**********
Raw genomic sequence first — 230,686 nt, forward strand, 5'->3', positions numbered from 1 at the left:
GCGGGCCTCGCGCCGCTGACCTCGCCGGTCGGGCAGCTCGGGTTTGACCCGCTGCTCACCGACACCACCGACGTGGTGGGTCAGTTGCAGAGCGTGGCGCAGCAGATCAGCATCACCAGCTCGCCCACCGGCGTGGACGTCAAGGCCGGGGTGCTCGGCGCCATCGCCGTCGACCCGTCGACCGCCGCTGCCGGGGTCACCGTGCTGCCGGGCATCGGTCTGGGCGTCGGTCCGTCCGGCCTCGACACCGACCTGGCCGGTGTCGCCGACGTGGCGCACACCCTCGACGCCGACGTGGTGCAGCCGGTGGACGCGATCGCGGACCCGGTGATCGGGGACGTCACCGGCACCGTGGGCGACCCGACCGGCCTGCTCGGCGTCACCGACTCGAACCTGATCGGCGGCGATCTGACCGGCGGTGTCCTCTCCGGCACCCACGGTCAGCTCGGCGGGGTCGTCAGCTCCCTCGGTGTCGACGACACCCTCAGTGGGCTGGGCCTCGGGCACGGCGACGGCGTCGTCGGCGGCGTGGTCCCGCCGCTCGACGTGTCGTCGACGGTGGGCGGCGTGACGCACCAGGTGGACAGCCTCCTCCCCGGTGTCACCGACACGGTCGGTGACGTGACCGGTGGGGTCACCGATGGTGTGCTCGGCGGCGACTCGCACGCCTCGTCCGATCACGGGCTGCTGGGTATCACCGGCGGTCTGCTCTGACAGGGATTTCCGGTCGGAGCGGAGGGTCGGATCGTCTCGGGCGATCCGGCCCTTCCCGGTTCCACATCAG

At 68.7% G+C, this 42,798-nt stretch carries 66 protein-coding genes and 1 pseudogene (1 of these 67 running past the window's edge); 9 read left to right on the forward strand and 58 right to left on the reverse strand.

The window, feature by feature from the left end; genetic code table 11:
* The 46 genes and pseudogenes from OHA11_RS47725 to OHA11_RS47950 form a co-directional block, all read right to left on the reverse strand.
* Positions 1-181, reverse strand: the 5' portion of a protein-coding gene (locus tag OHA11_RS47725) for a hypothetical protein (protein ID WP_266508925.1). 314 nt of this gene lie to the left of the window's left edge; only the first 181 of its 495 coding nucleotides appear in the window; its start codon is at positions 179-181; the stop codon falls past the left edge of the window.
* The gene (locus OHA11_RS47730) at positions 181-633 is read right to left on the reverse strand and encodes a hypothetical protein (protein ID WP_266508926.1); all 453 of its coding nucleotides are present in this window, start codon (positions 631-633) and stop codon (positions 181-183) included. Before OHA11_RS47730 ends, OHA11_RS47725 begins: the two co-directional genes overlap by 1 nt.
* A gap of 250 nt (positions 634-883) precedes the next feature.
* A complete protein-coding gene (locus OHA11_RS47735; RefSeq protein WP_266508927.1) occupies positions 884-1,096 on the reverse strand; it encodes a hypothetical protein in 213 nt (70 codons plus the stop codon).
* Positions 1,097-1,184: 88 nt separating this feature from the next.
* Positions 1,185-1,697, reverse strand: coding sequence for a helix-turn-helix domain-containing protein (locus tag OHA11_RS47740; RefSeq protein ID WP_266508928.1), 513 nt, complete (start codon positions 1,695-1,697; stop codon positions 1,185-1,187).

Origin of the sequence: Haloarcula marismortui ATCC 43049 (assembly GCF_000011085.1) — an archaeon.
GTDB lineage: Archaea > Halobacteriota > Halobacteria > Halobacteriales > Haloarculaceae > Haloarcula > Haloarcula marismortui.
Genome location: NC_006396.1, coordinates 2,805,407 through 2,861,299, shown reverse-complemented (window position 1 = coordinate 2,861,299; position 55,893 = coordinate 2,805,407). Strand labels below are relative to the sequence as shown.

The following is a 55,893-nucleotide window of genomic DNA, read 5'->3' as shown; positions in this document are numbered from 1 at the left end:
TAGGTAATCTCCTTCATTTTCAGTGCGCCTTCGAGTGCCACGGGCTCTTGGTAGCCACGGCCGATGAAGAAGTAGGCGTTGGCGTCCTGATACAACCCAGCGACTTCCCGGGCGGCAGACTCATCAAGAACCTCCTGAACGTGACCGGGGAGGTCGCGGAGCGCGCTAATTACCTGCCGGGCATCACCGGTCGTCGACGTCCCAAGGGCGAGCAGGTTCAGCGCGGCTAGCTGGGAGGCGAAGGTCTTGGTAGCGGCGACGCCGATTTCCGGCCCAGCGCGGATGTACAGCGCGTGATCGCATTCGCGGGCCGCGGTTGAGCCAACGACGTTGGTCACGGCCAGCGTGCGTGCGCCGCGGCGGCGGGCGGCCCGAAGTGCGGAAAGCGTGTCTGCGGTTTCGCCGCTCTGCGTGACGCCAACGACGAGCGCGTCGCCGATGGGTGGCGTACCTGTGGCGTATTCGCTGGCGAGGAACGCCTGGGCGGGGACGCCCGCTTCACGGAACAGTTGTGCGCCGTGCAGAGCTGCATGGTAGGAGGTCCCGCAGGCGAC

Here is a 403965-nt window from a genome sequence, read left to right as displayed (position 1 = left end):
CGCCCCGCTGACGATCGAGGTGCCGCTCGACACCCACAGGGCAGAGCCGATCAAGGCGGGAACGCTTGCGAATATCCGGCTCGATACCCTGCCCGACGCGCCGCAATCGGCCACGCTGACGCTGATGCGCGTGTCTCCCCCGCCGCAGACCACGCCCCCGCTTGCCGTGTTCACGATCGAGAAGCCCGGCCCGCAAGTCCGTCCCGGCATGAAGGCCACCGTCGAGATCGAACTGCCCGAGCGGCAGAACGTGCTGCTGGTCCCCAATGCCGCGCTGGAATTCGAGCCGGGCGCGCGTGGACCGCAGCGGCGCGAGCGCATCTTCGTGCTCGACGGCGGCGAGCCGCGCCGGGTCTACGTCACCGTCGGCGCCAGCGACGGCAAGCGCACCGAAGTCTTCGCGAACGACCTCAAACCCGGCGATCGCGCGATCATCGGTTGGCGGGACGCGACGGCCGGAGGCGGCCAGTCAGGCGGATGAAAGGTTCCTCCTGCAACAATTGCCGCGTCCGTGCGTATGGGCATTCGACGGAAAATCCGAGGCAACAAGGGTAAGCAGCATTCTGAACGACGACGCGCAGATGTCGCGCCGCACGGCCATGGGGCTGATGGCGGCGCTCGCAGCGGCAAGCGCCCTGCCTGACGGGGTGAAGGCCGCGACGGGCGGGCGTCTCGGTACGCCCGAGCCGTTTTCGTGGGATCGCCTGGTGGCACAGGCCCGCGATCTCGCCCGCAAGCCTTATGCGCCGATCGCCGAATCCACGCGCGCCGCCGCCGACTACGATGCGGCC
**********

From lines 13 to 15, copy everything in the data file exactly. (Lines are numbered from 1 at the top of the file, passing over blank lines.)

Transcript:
GTDB lineage: Archaea > Halobacteriota > Halobacteria > Halobacteriales > Haloarculaceae > Haloarcula > Haloarcula marismortui.
Genome location: NC_006396.1, coordinates 2,805,407 through 2,861,299, shown reverse-complemented (window position 1 = coordinate 2,861,299; position 55,893 = coordinate 2,805,407). Strand labels below are relative to the sequence as shown.

The following is a 55,893-nucleotide window of genomic DNA, read 5'->3' as shown; positions in this document are numbered from 1 at the left end: